Ader, théâtrophone, 1881, 2 loudspeakers (binaural)
Luigi Russolo, The Art of Noise, 1913, ~12 loudspeakers
Disney, Fantasound, 1940, 54 loudspeakers
Xenakis/Varese, Brussels World Fair, 1958, 425 loudspeakers
TU Berlin WFS, 2000 (est), 2700 loudspeakers

Fitting this data to an exponential growth curve predicts a doubling period of about 12 years. An integrated system with >10000 loudspeakers should exist by 2030.

The expected lifetime of established software and protocols can easily exceed 30 years (think Lotus Notes, MS Word, UNIX... and MIDI). Audio control protocols for the future should take into consideration expected increases in the magnitude, complexity and bandwidth of future systems (which if we follow Kurzweil can be used quite practically as a business management strategy for planning roadmaps to future products). The "channel strip" design pattern, established with analog mixing consoles is now used to organize software systems. Does its essentially linear scalability make sense given these expected trends?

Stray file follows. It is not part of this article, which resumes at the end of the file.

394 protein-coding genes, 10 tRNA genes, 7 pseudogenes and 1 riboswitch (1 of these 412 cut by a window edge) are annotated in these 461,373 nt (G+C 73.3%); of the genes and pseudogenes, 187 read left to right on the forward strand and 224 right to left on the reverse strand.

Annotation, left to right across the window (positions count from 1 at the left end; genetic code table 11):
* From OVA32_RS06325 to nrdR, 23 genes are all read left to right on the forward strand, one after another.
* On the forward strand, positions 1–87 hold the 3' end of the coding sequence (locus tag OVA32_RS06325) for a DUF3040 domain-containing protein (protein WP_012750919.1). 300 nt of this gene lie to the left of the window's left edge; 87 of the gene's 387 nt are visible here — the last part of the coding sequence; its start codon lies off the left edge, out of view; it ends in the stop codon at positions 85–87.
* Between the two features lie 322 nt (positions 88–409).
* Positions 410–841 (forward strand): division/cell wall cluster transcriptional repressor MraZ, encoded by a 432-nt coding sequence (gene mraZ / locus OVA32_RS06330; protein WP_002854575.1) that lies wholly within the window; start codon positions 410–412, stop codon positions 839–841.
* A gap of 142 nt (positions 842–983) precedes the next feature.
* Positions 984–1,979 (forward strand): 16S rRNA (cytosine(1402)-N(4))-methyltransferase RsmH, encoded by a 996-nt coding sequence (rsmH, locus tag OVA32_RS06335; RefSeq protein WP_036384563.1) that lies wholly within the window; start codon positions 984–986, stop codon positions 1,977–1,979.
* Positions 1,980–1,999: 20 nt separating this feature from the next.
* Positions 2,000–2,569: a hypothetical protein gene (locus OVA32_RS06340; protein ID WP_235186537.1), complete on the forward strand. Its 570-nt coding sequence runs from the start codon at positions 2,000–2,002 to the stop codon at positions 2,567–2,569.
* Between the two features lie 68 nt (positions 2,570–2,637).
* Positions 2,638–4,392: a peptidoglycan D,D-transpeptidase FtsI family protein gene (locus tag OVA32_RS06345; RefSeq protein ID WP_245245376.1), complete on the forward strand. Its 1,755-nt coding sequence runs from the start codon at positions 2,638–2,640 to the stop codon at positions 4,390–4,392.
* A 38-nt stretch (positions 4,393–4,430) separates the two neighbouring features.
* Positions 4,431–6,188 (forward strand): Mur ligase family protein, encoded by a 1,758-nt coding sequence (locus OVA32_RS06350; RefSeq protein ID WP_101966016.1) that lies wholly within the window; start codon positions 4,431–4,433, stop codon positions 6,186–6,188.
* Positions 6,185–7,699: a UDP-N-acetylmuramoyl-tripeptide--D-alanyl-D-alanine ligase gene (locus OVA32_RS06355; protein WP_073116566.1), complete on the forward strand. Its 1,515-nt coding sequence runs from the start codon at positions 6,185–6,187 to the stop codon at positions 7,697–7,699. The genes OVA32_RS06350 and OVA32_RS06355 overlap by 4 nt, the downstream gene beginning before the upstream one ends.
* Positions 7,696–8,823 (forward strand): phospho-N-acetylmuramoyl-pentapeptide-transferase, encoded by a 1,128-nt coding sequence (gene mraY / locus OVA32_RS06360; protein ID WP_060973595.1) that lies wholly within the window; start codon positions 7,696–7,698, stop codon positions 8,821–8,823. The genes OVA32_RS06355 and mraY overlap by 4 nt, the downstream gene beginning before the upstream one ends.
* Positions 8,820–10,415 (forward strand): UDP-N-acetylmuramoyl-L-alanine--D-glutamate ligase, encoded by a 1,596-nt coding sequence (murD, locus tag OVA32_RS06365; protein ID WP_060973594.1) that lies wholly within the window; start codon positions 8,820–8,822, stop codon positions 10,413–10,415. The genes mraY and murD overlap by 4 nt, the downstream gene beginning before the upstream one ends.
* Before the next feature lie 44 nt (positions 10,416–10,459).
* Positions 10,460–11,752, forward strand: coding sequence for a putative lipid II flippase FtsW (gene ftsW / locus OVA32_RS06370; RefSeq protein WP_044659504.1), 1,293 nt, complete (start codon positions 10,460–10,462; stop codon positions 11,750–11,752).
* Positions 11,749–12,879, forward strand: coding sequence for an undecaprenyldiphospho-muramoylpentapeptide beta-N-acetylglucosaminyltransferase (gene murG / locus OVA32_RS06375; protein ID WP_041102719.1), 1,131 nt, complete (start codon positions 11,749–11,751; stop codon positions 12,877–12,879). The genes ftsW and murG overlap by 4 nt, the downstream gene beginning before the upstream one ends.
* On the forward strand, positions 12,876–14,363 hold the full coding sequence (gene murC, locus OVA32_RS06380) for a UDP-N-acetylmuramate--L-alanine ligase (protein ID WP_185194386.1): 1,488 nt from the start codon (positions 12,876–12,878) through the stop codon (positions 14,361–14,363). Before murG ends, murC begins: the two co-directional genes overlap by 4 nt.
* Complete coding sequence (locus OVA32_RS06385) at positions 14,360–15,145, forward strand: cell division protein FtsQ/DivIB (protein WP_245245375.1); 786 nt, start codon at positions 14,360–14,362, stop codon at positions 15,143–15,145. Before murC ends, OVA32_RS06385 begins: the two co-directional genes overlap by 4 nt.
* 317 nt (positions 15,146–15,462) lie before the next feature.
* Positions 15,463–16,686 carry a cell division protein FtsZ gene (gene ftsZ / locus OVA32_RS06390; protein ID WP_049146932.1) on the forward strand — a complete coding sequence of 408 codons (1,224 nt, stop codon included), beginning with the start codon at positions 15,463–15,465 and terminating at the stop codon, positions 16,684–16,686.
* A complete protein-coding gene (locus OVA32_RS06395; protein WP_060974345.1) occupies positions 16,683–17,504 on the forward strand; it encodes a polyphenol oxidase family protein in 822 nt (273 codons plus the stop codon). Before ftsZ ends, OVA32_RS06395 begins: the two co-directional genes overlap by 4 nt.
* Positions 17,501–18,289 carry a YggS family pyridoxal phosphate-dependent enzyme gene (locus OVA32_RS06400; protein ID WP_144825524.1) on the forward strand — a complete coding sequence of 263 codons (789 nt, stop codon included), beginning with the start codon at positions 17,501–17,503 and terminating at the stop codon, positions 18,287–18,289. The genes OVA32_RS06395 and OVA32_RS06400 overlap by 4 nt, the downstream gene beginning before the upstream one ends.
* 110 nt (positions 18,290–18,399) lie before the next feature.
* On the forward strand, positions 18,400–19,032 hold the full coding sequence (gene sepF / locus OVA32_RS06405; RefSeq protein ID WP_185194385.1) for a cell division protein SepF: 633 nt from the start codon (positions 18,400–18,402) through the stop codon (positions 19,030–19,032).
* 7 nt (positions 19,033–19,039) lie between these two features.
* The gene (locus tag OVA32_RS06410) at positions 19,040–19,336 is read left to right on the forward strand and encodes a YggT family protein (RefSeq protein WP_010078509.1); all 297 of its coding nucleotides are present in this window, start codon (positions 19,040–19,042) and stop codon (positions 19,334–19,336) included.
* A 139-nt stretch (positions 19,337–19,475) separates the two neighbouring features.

The growth rate of channel count in broadly available consumer media formats follows a much slower trend with an average doubling period of 32 years.


According to this trend a 24-channel ambisonics format will not have mass-market traction until 2063.